- What are the similarities and/or differences in the way music, beats, and story-telling are used in Punjabi and Yoruba wedding songs?
Jagdis: The instruments and language are different and it’s wonderful how they sound together. There are similarities in the celebrations leading up to and after the wedding. These include:
- The dowry as mention before.
- The night before the wedding celebrations letting everyone in the village know that there is a special event.
- The teasing and banter between the families.
Lekan: There are many similarities i.e. the culture of call and response in the music, the syncopation and polyrhythmic patterns which inform the dancers, and in Yoruba wedding songs the talking drummer calls the songs to praise the marrying couple and family relatives to dance and spray money as a sign of appreciation. This also happens in not too different ways in Punjabi wedding cultures.
- How has the Covid-19 situation affected the project and what are your plans going forward?
Jagdis: Covid-19 has unfortunately delayed the project, as we are unable to rehearse collectively. We aim to continue from where we left of once the lockdown has been lifted. We have been staying in touch online and via mobile phone apps.
Lekan: Yes, the Covid-19 situation affected the project and the plan is to find a way to prepare the project in autumn and winter for a possible future performance.
What has it been like working with Rajinder Dudrah?
Jagdis: I have known Professor Rajinder Dudrah for a long time and his passionate interest in various cultures through the arts has always shone through. This is the first time I have had the opportunity to work with him. He is very open to suggestions and ideas and lets us artists flow and experiment, and he has a great way of bringing the sessions together with his experience.
Lekan: The media and creative industries are very fortunate to have Professor Rajinder Dudrah. This is not only because of his positive and energetic personality, but also because he has the ability to listen to the ideas from conception, participate in the research and develop whatever idea is on the table. With us together, he has supported the process of artistic content and he inputs with his experience of organisational development to help explore all possibilities to make the project happen.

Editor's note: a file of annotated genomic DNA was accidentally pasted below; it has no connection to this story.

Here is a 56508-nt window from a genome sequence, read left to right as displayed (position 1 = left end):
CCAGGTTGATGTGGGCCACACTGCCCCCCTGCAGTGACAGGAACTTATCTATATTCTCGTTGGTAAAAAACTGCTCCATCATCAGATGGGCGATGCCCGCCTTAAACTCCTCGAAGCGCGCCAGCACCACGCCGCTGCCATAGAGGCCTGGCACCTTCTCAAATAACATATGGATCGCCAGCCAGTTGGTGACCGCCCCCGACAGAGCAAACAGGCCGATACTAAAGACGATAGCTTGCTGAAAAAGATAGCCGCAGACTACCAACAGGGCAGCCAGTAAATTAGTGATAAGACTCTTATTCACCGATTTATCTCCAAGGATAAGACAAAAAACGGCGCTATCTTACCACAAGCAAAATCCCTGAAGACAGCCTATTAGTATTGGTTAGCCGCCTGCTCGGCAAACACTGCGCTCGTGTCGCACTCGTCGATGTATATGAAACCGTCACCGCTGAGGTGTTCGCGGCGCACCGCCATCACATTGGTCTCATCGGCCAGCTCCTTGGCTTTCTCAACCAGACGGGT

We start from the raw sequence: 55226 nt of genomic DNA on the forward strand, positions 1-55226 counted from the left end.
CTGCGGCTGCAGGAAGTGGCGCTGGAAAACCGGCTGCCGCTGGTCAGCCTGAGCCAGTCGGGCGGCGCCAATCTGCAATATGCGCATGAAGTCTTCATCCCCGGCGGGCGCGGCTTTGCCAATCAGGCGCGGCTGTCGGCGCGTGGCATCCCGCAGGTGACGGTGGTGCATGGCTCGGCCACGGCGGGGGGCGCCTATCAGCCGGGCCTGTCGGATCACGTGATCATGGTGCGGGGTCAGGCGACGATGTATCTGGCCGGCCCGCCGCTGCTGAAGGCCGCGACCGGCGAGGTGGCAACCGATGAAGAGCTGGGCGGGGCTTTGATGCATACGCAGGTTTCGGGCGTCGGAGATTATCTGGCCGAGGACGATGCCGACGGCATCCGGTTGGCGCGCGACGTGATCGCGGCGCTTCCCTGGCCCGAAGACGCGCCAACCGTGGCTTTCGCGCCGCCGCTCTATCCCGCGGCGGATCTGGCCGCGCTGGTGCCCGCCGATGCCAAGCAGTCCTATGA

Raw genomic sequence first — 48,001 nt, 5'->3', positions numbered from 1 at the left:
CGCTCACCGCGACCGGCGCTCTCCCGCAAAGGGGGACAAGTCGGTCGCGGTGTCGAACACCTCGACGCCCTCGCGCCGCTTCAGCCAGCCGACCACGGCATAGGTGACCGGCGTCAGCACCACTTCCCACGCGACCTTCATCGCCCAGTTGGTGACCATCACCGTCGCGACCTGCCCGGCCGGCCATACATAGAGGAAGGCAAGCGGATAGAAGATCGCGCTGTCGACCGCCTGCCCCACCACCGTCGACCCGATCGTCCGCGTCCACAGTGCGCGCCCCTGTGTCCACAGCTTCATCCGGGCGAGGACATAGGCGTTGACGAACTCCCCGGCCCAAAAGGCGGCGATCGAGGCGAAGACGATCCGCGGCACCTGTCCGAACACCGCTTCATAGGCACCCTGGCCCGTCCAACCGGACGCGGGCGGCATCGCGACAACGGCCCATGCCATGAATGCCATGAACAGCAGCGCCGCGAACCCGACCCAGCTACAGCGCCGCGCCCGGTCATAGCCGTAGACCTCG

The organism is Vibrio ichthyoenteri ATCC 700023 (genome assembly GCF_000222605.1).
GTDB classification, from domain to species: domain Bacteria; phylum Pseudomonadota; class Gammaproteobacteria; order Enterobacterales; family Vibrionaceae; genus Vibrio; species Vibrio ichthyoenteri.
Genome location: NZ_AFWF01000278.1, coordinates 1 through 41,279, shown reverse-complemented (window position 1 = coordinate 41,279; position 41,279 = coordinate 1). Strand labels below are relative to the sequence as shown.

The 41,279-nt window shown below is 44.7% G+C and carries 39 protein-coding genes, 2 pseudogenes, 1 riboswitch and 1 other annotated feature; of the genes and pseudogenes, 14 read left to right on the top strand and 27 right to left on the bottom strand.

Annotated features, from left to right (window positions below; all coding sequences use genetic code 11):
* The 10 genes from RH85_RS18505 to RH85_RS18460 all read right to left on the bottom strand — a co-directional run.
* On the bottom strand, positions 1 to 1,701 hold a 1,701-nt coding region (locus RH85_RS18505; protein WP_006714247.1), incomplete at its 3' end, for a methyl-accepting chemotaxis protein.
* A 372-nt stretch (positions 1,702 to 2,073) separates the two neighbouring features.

Who is the intended audience for the Multilingual Boliyan?
Jagdis: There is no limit to whom the audience might be. The project is aimed for people of all ages and abilities to show how different cultures can come together through the arts.
Lekan: The general public who is interested in music, songs, dance, storytelling and cross-cultural activities through interdisciplinary arts, also students and scholars of cultural and media studies.
- What do you hope the project and its eventual performance might achieve?
Jagdis: I am hoping the project highlights no matter what colour, caste, creed or background you are from we can all bring this together through harmony. We aim to have a dialogue with the audience to highlight this and give them the opportunity to ask questions and maybe share their own experiences. We need to share and celebrate our differences and similarities. Today Covid-19 is a prime example of how we all came in different ships but are all now in the same boat, and for that boat to sail on calm seas we need to take time to learn and respect each other’s cultures. My experience as an artist, where I have performed at weddings for over 30 years, highlights how various cultures are combining more through mixed marriages.
Lekan: I hope the project and its various eventual performances in the future will be able to be toured throughout arts and community venues across the UK. Performing to communities who might not have witnessed this kind of cross-cultural project before, and to share with them a story about the union of two cultures coming together to form a new language and sensibility will have a good impact on UK multicultural society.
[i] On British bhangra music see: R. Dudrah (2007) Bhangra: Birmingham and Beyond. Birmingham: Birmingham City Council.
About the authors:
Jagdis Kumar is an educator and dance artist working with the bhangra song and dance form. In 2004 he founded he founded Dance Sansaar (Dance World).
OlaLekan Babalola is a Nigerian born jazz percussionist and musician. He has released seven albums and jointly won two Grammy Awards.